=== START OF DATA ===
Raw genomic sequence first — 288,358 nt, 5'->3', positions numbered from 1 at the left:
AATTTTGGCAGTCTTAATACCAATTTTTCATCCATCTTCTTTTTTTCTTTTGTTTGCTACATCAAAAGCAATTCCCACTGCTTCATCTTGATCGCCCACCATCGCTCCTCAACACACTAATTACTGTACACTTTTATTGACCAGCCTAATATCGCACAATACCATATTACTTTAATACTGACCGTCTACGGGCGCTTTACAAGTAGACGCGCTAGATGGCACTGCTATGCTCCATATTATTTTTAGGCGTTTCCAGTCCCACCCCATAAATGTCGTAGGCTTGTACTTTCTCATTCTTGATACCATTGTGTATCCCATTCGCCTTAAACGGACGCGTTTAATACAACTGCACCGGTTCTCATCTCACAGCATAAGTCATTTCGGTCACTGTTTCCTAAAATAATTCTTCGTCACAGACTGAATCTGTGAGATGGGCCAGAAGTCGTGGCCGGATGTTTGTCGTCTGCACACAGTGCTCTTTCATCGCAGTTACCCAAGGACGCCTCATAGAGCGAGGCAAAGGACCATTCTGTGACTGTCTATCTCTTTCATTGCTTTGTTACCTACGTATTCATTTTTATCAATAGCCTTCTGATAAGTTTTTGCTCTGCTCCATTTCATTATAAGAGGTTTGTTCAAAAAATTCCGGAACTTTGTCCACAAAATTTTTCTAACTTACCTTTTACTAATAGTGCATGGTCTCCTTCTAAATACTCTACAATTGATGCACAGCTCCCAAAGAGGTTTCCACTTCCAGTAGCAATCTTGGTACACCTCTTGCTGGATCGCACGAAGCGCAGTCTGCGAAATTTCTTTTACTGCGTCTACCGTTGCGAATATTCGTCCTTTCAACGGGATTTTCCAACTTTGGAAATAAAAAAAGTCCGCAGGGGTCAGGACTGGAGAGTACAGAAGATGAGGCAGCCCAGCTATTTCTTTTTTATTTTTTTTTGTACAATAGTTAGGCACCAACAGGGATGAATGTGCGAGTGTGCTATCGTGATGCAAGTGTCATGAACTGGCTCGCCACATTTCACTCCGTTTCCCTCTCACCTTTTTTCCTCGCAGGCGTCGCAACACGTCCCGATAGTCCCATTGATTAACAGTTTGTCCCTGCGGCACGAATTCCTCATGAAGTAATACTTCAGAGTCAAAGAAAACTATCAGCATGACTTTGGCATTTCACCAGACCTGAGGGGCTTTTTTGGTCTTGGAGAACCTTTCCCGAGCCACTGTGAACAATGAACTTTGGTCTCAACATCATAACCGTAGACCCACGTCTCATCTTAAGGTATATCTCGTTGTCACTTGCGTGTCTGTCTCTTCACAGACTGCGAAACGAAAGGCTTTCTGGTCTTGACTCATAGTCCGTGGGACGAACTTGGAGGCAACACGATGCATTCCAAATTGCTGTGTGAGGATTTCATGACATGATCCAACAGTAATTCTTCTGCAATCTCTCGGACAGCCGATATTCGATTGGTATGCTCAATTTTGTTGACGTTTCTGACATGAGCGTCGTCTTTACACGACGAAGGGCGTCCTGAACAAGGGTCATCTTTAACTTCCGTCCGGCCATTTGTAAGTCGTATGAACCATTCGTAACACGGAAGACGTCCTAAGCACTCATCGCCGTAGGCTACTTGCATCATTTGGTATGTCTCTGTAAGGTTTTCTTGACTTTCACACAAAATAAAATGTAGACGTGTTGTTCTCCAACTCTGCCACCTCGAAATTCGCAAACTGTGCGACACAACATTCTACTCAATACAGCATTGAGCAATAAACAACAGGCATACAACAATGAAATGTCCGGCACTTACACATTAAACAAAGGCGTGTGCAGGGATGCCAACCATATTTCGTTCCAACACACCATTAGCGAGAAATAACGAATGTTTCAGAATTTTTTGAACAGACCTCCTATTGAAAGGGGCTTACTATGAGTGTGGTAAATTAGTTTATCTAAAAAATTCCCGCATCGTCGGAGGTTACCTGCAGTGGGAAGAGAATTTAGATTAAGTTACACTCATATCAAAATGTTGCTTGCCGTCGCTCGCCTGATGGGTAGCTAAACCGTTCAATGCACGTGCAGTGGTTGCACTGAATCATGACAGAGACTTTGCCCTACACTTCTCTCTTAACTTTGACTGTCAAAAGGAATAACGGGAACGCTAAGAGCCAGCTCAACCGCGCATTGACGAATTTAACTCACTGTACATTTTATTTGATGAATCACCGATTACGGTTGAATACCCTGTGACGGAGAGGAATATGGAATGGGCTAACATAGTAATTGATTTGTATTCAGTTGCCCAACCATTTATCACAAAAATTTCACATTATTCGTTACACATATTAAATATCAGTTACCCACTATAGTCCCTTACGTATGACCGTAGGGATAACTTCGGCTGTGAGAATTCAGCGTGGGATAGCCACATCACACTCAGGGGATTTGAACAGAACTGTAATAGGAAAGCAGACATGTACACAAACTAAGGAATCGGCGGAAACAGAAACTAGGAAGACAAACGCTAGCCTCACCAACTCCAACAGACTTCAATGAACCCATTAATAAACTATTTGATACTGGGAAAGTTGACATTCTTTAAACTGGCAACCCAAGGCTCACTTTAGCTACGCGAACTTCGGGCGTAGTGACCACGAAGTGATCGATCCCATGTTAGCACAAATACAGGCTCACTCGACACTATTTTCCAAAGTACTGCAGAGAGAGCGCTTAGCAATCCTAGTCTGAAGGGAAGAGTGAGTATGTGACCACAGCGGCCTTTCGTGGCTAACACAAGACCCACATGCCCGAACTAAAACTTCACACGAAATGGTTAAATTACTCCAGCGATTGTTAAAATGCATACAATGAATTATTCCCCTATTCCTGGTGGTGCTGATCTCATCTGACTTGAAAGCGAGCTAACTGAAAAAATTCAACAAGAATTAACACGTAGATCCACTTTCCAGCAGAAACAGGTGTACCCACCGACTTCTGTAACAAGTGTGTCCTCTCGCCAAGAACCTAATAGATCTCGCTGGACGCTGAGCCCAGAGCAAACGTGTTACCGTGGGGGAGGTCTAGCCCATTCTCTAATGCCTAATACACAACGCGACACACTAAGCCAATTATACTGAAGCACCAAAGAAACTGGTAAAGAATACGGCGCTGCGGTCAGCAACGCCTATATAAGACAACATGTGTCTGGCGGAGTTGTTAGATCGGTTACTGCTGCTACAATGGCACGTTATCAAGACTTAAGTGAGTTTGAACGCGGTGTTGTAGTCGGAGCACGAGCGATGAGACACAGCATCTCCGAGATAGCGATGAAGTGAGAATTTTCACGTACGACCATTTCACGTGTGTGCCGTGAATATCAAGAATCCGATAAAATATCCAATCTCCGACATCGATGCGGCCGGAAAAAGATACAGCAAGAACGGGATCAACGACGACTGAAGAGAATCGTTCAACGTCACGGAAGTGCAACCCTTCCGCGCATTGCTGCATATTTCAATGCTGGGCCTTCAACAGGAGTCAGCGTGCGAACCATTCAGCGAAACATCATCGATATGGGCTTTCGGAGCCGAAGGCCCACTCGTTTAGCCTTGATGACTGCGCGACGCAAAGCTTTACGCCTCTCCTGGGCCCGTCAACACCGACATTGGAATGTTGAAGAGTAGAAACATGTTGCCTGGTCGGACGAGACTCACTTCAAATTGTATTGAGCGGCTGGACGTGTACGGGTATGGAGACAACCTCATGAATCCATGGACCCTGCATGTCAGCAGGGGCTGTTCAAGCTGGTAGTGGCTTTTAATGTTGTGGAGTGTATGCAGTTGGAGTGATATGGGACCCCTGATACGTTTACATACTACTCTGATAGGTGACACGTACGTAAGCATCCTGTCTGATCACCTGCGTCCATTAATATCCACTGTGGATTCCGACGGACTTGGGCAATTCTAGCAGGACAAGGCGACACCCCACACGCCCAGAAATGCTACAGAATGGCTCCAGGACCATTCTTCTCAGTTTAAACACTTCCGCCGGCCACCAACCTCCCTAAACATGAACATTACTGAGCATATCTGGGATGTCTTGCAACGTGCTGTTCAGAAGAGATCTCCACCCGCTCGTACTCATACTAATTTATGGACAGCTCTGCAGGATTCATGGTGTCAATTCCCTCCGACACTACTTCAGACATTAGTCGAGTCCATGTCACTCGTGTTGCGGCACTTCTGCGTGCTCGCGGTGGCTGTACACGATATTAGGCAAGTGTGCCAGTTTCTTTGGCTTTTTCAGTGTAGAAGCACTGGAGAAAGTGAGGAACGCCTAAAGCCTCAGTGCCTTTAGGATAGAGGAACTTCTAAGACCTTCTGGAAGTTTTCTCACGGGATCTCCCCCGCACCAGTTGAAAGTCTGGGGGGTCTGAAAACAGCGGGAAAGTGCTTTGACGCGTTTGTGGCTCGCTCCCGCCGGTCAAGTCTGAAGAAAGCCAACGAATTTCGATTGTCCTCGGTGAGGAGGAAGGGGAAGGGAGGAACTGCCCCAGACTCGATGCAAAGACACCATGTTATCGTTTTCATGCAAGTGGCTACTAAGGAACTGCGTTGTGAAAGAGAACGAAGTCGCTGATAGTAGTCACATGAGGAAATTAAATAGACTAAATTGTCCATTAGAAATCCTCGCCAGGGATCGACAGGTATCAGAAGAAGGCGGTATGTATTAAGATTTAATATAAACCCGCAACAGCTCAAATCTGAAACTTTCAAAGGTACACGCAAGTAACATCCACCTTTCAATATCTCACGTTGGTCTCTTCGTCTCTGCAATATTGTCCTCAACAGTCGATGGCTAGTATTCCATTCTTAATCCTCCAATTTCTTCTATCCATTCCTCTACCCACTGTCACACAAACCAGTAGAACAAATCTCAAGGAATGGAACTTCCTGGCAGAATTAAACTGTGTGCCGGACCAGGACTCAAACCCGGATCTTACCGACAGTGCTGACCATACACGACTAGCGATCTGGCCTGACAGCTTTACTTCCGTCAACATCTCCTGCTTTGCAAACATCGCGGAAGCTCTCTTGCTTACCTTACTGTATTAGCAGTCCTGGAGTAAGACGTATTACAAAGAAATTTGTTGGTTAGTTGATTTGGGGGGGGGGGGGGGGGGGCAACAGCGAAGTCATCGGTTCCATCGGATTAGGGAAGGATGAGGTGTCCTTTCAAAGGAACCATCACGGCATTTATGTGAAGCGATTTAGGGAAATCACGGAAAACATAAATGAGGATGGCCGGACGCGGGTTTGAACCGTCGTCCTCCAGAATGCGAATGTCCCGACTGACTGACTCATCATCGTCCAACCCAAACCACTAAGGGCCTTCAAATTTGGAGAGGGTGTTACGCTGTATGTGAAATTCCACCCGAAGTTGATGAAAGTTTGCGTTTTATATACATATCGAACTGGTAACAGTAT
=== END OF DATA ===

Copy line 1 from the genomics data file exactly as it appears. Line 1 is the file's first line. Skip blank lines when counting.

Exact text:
Raw genomic sequence first — 288,358 nt, 5'->3', positions numbered from 1 at the left: